—nights cold. (October 16th, 1929
—flannel shirt comfortable until 4
p. m., then sweaters).
Do you admire islands? The LODGE
Log construction and finish inside
and out—three stories, two finished:
main floor, large sunny living-room
with giant fireplace; spacious main
hall; large dining-room; well equipped kitchen: second floor, eleven
outside bedrooms; electric lights
center and bedside; running water
hot and cold; ample supply warm,
woolly blankets; comfortable spring
beds; two bathrooms, men's and
women's: third floor, same area as
second floor to be divided into single rooms and dormitories as needs
of Club indicate. Lodge close to
lake, wharf and boats—fine views.
Arriving at the Lodge
He who rides sees more
of this region than he
who doesnt Lodge—wharf—boats
The days begin like this
and never end with disappointment
Rainbow trout averaging a pound—
clean, bright, firm, lice-free—very
gamy—take dry fly in spring—wet
fly all the time—fly-casting the rule
—bait, spinners, trolls contrary to
Club regulations — Club limit 20
fish daily — fish very fine flavor.
Some members report exciting fishing in nearby lakes—much larger
trout being caught in some of them
—though no lake seems to yield
trout in finer condition than Pennask. Good fishing grounds are so
numerous in Pennask that "crowded fishing" need never occur. A
mainland and island shoreline of
25 miles affords plenty of good
spots. Eastward from the Lodge
Kamloops, B. C, by C. P. R. or
C. N. R. is the railroad point. The
lake is about 40 miles S. S. E. of
Kamloops, B. C.—83 miles by automobile—of which about 50 miles
are good highway—25 miles across
the ranges of Douglas Lake Cattle
Company on satisfactory roadbed—
8 miles over virgin road built by
Club—4^/2 hours comfortable riding from Kamloops — much of it
very interesting. From Merritt, B.
C, the drive is about 30 miles.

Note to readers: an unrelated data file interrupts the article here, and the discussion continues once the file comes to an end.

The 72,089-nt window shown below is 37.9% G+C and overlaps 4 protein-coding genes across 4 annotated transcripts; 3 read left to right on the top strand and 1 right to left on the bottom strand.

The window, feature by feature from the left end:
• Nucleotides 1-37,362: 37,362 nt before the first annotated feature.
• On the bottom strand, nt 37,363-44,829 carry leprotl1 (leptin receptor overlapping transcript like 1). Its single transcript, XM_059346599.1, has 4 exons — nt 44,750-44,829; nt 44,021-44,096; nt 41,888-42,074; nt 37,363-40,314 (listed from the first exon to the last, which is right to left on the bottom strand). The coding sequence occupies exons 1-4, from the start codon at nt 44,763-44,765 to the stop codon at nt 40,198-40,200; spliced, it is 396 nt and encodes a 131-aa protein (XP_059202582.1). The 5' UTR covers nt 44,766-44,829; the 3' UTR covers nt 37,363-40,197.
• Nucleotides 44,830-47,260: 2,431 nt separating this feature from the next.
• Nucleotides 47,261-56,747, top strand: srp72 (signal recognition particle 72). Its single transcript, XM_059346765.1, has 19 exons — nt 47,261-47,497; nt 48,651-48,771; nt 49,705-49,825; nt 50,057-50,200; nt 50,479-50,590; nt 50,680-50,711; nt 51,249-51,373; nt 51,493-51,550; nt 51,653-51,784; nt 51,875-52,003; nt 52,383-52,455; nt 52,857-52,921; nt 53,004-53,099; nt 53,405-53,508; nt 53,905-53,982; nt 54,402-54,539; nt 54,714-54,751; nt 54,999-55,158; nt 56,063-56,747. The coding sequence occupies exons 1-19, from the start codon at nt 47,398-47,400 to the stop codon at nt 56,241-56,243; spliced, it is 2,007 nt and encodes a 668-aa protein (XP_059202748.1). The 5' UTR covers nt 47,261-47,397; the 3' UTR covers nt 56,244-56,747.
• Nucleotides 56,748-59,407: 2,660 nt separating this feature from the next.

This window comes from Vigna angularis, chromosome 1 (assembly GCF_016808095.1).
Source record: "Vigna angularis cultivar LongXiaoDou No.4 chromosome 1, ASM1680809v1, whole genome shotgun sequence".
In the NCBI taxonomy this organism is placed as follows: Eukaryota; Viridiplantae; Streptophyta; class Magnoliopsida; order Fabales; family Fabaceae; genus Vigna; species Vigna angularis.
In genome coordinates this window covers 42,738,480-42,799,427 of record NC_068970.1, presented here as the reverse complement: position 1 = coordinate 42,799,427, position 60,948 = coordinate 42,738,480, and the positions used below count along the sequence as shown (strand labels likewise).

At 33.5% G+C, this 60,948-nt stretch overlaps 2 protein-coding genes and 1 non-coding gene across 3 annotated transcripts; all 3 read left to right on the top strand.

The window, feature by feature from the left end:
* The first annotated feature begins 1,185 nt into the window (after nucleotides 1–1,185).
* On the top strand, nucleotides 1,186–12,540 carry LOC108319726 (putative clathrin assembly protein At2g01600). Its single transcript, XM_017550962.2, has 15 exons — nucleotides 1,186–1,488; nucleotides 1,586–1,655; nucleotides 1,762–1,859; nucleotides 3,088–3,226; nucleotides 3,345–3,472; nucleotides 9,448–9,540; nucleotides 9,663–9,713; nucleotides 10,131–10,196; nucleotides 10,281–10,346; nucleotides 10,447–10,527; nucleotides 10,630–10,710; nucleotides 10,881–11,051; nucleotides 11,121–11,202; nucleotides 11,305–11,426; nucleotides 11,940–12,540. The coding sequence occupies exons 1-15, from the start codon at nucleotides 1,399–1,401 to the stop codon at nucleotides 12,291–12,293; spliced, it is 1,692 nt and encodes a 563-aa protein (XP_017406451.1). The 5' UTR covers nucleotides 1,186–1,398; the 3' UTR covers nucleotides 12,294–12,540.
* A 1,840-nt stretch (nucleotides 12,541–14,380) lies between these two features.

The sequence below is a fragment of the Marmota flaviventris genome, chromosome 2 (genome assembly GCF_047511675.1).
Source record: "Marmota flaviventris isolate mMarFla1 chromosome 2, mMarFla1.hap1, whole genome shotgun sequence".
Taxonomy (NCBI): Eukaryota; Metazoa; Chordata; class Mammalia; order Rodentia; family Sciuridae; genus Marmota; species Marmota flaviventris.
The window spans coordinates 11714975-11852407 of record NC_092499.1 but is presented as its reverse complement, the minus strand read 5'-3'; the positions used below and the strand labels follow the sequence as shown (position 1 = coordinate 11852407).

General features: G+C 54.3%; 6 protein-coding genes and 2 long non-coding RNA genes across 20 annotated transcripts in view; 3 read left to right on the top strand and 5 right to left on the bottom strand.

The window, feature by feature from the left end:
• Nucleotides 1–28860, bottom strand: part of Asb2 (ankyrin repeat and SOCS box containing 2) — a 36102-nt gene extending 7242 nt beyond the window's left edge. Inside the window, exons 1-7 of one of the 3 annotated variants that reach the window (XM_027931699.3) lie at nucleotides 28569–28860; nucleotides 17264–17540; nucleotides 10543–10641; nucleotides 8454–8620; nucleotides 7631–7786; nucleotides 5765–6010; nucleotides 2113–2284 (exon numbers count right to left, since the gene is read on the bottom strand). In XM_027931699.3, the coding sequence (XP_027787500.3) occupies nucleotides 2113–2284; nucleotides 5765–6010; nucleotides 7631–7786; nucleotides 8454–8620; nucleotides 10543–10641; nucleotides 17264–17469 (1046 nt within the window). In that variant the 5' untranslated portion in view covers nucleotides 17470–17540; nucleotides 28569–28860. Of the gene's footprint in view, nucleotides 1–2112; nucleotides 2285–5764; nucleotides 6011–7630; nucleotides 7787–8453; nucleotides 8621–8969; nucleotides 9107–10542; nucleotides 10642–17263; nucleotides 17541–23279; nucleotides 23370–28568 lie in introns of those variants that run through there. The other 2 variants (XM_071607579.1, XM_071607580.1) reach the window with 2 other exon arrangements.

Write or wire Henry Cunnington Taxi
Kamloops, B. C, who will take best of
care of you Kamloops to Pennask. At
Kamloops—Hotel Leland. For inquiries or reservations at Club write Mrs.
R. S. Cowan, Pennask Lake Club,
Quilchena, B.  C.
"Colonel" Flint — erstwhile fly-casting champion of California—who
hasnt forgotten how This goose was all "Alec",
a native son, claimed for it
No one enjoys Pennask more
than he who planned it
Ducks—Mallard,   Teal,   Northern,
Spoon  Bill,  Widgeon,   and
Geese—Honkers, Wavies.
Grouse—Blue, Willow, Franklin
Mule Deer
Bear—Black, Brown, Grizzly
Detailed information can be had by
writing Chief Game Warden, Victoria, B. C.; or Mr. Bryan Williams,
Provincial Fish and Game Commissioner, Vancouver, B. C. Mr. Williams is the author of "Rod and
Creel in B. C." published by Scrib-
ners. Glimpse from the Lodge
Fishing—May 15-Nov. 1
Ducks—Sept. 15-Dec. 31
Daily bag—20
Grouse—Sept. 14-Oct. 15
Geese—Sept. 15-Dec. 31
Daily bag—10
Bear—Sept. 1-June 30
Buck Deer—Sept. 1-Nov. 30
Doe Deer—Nov. 15-Nov. 30
Fly fishing usually good from June
1st to Nov. 1st.
(From 1929 Regulations)
"The day returns" and
with it high hopes to be
fulfilled Ws0
Creels never return empty
Fly rod—4 to 5 ounces for Pennask
—up to 7 ounces for the larger fish
in nearby lakes. A few flies standard for the region will be carried by
the Club. 2x Hardy leaders can be
had at Kamloops about $6 per dozen. Special flies tied to order by
Harkley and Haywood, 101 Cordova Street W., Vancouver, B. C,
who can also advise—very reasonable. English tackle much cheaper
in Canada. Both wet and dry fly
fishing. Number 8 size seems generally best.
Where   the   stories   are
told at eve Projects that have